Getting started with PowerPoint animations can be tough: not only do you need to learn when (and how) to add animations to PowerPoint, but you also need to decide which ones are the best to use. PowerPoint gives you lots of options, and if you know what you are doing, you can create some amazing animations. But not all of those options are as useful as the others, and there’s an art to choosing the ones that will most effectively convey your message.
But if you are new to PowerPoint animations, there are a few you should practice with first. We think these are the most widely applicable, and generally the most effective animations that PowerPoint offers.
First, a word about the PowerPoint Animation Pane
At the highest level, PowerPoint categorizes animation types as “Entrance”, “Exit”, “Emphasis” and “Paths”. Depending on how your PowerPoint window is sized, they might be named accordingly, or just color coded until you click into them. All of the animation effects are accessible by clicking animation at the top and then selecting from there.
“Entrance” effects are green.
“Exit” effects are red.
“Emphasis” effects are yellow.
“Paths” have an arrow.
Entrance and Exit effects mirror each: one animates objects onto the screen, and one takes them away. Emphasis offers some interesting choices, like changing the size of an object. Paths will move an object around the screen. In addition, Emphasis and Paths animations can be combined in more advanced ways.
All the animations we’re suggesting below are Entrance or Exit effects. In general, these tend to be the most useful and most approachable for beginners.
We talked in a previous blog about how Fades are a great addition to almost any PowerPoint – they are subtle, smooth, and can give some elegance to any content. In fact, even if we are not using any on-slide animations at all, we will often still include Fade transitions in between slides. It adds an understated sense of polish and professionalism, without calling any extra attention to itself. The Fade animation is a PowerPoint designer's best friend.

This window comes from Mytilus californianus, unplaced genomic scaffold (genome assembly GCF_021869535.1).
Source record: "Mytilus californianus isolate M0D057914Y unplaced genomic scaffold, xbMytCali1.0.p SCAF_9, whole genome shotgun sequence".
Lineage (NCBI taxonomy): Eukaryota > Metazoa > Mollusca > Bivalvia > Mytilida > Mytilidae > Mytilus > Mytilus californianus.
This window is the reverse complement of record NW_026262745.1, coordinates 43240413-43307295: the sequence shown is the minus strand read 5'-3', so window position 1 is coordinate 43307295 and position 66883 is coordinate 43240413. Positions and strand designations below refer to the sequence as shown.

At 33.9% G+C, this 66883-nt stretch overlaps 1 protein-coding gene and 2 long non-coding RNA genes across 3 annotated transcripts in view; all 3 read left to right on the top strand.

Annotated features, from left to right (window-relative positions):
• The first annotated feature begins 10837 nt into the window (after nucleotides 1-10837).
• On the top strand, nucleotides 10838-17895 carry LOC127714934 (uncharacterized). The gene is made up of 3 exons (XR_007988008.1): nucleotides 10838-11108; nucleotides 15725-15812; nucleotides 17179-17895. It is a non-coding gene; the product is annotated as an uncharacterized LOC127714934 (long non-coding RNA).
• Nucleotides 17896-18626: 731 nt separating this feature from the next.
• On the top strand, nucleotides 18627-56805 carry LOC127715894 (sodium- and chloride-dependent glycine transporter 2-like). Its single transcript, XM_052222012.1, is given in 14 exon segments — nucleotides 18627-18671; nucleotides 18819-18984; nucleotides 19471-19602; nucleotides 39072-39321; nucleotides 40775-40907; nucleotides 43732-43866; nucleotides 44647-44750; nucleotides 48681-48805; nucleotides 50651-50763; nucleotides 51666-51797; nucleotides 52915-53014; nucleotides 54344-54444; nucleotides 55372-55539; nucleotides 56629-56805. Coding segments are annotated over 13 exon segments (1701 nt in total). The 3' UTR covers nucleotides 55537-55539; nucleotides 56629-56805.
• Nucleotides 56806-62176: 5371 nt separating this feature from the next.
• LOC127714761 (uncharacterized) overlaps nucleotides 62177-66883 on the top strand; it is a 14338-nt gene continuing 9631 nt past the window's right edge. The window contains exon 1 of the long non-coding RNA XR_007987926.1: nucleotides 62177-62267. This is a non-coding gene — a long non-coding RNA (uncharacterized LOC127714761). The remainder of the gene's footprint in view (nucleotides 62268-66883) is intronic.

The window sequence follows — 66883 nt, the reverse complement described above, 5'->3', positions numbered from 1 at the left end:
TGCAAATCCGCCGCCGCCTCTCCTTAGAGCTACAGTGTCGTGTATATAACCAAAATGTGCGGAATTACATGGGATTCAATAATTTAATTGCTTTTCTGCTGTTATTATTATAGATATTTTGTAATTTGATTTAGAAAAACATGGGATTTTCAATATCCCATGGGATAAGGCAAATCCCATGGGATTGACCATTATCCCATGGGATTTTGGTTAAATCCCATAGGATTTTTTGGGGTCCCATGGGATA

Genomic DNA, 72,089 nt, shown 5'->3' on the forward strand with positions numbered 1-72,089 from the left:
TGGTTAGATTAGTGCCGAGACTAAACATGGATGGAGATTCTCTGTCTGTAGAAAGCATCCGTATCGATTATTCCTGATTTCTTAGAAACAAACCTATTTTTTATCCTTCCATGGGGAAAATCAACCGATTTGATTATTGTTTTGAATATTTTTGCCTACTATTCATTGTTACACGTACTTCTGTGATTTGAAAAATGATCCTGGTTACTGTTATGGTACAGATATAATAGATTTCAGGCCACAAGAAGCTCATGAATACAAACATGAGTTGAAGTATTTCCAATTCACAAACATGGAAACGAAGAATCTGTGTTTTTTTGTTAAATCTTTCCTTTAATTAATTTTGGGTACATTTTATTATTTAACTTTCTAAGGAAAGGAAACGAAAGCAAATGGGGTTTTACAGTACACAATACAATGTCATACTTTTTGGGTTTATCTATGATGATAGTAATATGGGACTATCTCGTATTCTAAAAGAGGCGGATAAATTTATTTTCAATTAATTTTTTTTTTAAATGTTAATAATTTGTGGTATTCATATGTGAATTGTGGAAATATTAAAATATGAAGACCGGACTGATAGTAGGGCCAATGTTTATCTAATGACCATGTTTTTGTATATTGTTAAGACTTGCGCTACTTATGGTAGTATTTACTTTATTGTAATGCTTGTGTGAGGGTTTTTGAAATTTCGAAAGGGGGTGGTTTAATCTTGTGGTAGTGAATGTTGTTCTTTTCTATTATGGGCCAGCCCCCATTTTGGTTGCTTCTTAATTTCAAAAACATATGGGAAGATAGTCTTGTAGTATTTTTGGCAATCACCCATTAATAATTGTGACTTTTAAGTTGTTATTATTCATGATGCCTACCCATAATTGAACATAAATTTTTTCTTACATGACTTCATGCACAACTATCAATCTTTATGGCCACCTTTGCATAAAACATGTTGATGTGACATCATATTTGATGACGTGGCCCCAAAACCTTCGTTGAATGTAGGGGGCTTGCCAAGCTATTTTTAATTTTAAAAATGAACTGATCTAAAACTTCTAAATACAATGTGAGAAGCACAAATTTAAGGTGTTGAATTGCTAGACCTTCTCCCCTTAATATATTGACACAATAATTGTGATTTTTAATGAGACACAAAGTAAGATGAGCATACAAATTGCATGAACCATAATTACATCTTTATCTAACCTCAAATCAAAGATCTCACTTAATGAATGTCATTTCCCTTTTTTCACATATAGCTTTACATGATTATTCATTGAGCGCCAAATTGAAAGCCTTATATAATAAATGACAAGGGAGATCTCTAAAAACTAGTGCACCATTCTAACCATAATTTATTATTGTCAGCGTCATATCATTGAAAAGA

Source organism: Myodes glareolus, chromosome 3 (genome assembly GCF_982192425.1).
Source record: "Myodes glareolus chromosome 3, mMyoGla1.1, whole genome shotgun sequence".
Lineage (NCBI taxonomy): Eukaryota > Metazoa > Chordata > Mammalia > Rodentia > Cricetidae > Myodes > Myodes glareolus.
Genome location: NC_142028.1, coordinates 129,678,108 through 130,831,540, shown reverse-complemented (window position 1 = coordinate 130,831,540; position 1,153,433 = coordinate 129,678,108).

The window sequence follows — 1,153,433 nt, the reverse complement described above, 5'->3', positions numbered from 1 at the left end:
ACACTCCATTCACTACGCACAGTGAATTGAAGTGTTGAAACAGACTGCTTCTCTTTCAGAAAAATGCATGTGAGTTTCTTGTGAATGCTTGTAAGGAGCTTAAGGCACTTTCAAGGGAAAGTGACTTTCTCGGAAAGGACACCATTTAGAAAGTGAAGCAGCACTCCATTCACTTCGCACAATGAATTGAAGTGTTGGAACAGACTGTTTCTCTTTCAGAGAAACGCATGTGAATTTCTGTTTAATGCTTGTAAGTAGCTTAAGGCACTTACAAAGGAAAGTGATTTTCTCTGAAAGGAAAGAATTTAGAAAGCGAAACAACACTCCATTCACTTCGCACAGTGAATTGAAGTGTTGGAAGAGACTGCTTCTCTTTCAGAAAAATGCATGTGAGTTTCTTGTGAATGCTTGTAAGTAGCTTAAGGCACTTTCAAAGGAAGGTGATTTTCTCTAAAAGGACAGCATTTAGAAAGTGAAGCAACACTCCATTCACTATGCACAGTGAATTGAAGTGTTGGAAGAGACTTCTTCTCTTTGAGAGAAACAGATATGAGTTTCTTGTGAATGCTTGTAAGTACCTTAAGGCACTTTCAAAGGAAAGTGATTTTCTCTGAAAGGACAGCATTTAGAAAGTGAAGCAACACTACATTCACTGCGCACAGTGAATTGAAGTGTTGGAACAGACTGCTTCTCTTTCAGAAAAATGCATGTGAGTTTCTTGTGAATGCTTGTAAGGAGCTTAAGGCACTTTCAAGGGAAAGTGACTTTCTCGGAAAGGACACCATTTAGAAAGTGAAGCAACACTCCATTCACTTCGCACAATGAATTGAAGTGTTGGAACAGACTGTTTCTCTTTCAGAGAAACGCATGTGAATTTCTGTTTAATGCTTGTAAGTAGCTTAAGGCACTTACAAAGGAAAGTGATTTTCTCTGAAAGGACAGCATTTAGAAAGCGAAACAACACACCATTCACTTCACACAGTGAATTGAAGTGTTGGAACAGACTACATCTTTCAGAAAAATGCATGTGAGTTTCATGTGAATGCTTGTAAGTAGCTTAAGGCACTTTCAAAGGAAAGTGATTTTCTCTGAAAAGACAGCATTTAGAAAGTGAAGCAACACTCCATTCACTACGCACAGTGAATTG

Wipes and Splits
With the right types of objects, Wipes can look amazing in use. For example, any time you have a long line, such as a piece of piping (or thin-lined rule), adding an Entrance Wipe creates the illusion that it’s drawing in. Arrows are also a great candidate for wipes, as they naturally lend themselves to the sense of motion and direction that a Wipe offers. Alternatively, elongated lozenges (i.e. diamonds) pair well with Exit Wipes for a visually pleasing takeaway. In general shapes that are more square, or things like images, tend to not look great wiping in.
Splits function similarly to wipes, except where wipes move from one direction to the other, splits work from the inside out (or vice versa). As a bonus, try using the Wheel animation this same way with the outline of a circle.
If there was an imaginary line between too aggressive and lots of drama, Rise Up stops just short of being too hot to handle. It’s an excellent choice for that one takeaway at the end of the slide, but it can also be a very pleasing way to see certain graphical elements slot into a slide.
Here’s an advanced tip to try out: if you had, for example, 5 circles in a horizontal row, try setting them to rise up at the same time and then setting them on consecutive 0.1 second delays. The resulting effect has a pleasant wave-like vibe that cascades into your screen.
Try out these easy and effective PowerPoint animations
Hopefully, this article has sparked your interest in using PowerPoint animations. Even if you’re still feeling unsure or intimidated, we recommend playing around with animations for a bit, and once you’re more comfortable with using them, you’ll start seeing more and more opportunities to use them. Next thing you know, you’ll have the best looking PowerPoints around!